The Super Bowl is one of the most popular days of the year for gathering with friends. It’s not even really relevant whether your team made it or not, the Super Bowl, which takes place the second Sunday in February each year, is a chance to watch the season’s two best teams face off in what should be an exciting game. For non-football fans, it’s all about socializing, eating and drinking, and watching the commercials and halftime show. Super Bowl parties are a great way to watch the big game. Many hosts put out chicken wings and other appetizers or barbequed foods and have bottles of beer, cider, or other alcoholic beverages available.
According to the National Retail Federation, 103.5 million Americans are planning to host or attend a Super Bowl party this year and an additional 17.8 million are planning to watch the game at a bar or restaurant. With those numbers in mind, you probably won’t be surprised to hear that the Super Bowl is the most watched televised event in the United States. What you might not know is that the Super Bowl can be dangerous for fans watching the game at home. On the night of the championship game, there is typically a significant increase in drunk driving accidents and traffic deaths as well as cardiac events and intestine-related issues and emergency room visits for TV and kitchen-related injuries.
Social hosting defined
While commercial entities like bars are ruled by a “duty of care” to the people consuming the establishment’s alcoholic beverages, social host liability laws place responsibility on the “social host” – often the homeowner – who hosts a house party. Many states, including Washington, have social host liability laws for drinking that involves underage minors.
Social host safety tips for Super Bowl parties
- Have guests bring their own alcoholic beverages or limit the alcoholic beverages you serve.
- Stop serving alcohol at least one hour before the party wraps up.
- Never serve alcohol to minors in your home.
- Hire a bartender for large parties.
- Limit the guests at your parties to people that you can trust to drink responsibly.
- Provide plenty of water and non-alcoholic beverage choices. Super Bowl parties are usually casual so soda and punch are two good non-alcoholic options.
- Provide snacks and food so guests aren’t drinking on an empty stomach.
- Ensure that your guests who choose to drink have either a designated driver, will call a taxi or Uber, or plan to stay overnight.
Social host liability in Washington State
Social hosts can’t typically be held responsible for a car accident caused by an intoxicated adult guest of your party, however, that is not true for minor guests. Some adults mistakenly believe that allowing teenage children and their friends to consume alcohol under their roof is safer than somewhere else. If an intoxicated underage guest causes injury to themselves or another person or property while at the party or after leaving the party, the host may be liable for damages under social host liability laws.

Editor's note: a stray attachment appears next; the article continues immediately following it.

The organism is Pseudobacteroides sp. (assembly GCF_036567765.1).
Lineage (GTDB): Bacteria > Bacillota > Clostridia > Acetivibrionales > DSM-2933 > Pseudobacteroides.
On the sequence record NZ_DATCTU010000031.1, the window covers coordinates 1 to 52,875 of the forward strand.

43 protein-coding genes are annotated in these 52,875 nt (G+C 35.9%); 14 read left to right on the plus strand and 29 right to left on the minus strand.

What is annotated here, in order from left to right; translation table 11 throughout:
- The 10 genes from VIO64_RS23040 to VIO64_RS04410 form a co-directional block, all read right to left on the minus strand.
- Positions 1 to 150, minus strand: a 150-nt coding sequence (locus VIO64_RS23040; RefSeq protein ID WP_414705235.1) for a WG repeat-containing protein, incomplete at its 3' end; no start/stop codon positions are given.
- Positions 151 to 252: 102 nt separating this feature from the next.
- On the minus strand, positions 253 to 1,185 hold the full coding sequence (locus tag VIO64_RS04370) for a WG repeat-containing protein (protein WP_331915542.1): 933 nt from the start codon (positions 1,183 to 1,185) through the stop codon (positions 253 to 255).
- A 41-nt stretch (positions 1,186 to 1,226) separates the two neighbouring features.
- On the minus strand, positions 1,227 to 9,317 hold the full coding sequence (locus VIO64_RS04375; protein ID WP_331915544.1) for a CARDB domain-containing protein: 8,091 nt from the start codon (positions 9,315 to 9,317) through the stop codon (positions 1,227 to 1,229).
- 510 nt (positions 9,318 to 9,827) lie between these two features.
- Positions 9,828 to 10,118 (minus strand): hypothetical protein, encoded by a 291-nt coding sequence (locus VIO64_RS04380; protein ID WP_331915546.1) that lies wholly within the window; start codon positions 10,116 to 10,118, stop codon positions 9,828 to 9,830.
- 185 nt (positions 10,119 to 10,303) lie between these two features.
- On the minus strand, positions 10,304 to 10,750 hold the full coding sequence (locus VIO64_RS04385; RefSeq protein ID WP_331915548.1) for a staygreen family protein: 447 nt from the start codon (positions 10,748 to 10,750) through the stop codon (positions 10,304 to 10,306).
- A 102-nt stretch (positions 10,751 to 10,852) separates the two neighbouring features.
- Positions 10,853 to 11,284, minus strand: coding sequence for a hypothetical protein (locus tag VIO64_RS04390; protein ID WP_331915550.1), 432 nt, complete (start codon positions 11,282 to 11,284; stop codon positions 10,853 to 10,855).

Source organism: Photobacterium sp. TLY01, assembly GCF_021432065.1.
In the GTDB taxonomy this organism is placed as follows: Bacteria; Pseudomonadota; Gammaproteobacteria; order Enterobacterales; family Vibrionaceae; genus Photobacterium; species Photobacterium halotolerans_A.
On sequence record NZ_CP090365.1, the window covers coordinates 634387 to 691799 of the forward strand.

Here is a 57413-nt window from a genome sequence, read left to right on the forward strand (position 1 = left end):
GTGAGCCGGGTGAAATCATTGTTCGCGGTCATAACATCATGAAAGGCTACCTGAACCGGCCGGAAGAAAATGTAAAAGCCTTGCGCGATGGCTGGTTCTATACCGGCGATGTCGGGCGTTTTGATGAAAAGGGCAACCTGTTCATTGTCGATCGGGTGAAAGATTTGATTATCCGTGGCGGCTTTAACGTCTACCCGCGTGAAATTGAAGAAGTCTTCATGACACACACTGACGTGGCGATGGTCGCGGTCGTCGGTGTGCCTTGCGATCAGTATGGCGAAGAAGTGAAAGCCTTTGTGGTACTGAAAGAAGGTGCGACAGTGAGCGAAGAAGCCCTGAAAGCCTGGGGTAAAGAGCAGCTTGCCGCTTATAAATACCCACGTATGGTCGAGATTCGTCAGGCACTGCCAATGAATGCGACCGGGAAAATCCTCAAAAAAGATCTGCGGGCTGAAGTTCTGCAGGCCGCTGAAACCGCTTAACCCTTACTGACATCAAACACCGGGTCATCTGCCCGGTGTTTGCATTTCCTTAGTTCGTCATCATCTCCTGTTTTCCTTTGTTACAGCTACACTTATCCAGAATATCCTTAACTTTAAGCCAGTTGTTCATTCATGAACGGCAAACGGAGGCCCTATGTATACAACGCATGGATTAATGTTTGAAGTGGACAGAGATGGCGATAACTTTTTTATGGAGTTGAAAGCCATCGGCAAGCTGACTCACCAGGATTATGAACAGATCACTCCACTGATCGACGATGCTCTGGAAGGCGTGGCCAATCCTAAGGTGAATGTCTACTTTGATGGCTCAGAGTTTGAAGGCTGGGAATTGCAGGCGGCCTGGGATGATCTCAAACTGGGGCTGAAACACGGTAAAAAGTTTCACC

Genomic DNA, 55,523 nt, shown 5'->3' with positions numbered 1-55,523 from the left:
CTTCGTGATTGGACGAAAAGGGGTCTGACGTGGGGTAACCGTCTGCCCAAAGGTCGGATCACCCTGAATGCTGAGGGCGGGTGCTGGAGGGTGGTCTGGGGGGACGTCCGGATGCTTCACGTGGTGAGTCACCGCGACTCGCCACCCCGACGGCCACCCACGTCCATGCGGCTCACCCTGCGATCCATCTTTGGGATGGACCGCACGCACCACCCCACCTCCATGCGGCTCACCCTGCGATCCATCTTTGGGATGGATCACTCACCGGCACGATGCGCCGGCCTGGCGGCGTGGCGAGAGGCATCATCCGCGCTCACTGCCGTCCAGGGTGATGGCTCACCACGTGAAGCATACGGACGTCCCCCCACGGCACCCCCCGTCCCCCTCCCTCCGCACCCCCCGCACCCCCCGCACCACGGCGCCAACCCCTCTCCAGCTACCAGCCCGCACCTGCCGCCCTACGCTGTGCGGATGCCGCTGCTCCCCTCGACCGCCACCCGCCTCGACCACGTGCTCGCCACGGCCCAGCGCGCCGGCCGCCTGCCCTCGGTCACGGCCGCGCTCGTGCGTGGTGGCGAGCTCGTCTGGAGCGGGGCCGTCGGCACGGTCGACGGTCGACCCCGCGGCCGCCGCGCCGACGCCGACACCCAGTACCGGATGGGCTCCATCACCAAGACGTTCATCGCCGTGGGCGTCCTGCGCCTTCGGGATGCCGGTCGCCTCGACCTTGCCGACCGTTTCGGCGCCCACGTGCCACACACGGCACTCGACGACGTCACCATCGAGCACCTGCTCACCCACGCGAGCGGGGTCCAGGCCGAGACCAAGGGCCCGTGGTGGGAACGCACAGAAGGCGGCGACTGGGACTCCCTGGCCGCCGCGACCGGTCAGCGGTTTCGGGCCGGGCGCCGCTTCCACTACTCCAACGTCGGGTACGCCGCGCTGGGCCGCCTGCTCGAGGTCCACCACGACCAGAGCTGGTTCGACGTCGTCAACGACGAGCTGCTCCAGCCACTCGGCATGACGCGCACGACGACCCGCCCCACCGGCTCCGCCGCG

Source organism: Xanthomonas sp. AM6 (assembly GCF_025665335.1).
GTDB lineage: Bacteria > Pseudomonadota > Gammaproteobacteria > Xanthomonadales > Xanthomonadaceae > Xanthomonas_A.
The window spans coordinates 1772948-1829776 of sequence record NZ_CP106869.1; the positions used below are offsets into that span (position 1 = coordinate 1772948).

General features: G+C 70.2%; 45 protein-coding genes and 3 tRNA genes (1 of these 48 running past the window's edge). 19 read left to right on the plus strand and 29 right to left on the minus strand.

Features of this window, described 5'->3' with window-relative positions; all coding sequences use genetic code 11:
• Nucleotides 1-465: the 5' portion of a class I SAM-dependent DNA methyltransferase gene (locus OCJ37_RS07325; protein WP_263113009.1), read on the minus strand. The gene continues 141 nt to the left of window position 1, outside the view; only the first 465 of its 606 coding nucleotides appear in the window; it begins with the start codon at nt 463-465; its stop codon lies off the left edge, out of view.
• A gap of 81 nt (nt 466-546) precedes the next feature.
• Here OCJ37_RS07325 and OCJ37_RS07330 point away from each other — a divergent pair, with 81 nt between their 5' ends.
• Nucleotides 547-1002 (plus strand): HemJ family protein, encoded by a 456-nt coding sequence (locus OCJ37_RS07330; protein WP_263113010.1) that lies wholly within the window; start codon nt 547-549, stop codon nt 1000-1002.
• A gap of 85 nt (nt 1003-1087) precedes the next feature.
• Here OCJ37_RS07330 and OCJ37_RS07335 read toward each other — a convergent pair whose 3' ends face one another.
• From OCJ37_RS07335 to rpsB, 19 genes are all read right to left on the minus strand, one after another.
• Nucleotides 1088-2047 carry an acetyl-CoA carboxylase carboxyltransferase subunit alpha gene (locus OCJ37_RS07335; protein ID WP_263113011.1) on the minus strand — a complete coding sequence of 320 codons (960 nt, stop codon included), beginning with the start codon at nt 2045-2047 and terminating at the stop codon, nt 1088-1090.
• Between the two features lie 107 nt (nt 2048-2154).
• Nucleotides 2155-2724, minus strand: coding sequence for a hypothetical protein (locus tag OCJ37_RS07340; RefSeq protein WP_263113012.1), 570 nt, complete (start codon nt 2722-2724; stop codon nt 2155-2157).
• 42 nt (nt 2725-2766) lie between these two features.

Underage Social Host Liability Laws: Washington State
RCW 66.44.270: “It is unlawful for any person to sell, give, or otherwise supply liquor to any person under the age of twenty-one years or permit any person under that age to consume liquor on his or her premises or on any premises under his or her control.”
The penalties for breaking this law include a fine of up to $5,000 and one year in jail. Social hosts also owe a “duty of reasonable care” to a minor who consumes alcohol supplied by them on or off their premises. Essentially, a host may be held liable if the minor is injured or injures property or someone else in any way. Note that in Washington State a social host is not liable for permitting a minor to consume alcohol on the host’s premises if the alcohol was not provided by the host.
If you or a loved one is the victim of a drinking and driving accident or other accident caused by an intoxicated person, contact a personal injury lawyer for help. They can evaluate the details of your injury, advise you on your legal rights, and let you know how to proceed with your claim.
Seek the help of a social host liability lawyer
If you or a loved one is dealing with an accident or injury that could be the fault of a social host, you have enough on your plate. Let an experienced accident attorney fight for the full compensation that you deserve. It is not uncommon to receive a settlement from the insurance company that is five to ten times larger with the help of a lawyer. Call the hard-working personal injury lawyers at Tario & Associates, P.S. in Bellingham, WA today for a FREE consultation! We have been representing residents of Whatcom County, Skagit County, Island County, and Snohomish County since 1979. You will pay nothing up front and no attorney fees at all unless we recover damages for you!